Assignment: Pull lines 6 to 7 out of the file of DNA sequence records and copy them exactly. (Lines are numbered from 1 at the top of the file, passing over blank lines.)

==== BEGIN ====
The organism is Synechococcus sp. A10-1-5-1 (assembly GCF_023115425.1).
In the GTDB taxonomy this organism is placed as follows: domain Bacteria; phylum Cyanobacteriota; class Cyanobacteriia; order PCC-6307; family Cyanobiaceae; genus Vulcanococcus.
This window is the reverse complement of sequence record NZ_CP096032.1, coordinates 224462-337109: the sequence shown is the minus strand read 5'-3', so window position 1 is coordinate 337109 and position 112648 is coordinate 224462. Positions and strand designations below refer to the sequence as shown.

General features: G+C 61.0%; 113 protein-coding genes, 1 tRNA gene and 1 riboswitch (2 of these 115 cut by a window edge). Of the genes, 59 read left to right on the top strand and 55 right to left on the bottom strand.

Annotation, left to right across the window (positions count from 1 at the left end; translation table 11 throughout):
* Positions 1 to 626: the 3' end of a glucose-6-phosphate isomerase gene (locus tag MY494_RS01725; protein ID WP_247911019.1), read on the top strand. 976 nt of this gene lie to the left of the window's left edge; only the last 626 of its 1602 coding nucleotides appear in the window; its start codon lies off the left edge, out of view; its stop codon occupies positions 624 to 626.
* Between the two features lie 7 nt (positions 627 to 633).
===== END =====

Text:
* Positions 1 to 626: the 3' end of a glucose-6-phosphate isomerase gene (locus tag MY494_RS01725; protein ID WP_247911019.1), read on the top strand. 976 nt of this gene lie to the left of the window's left edge; only the last 626 of its 1602 coding nucleotides appear in the window; its start codon lies off the left edge, out of view; its stop codon occupies positions 624 to 626.
* Between the two features lie 7 nt (positions 627 to 633).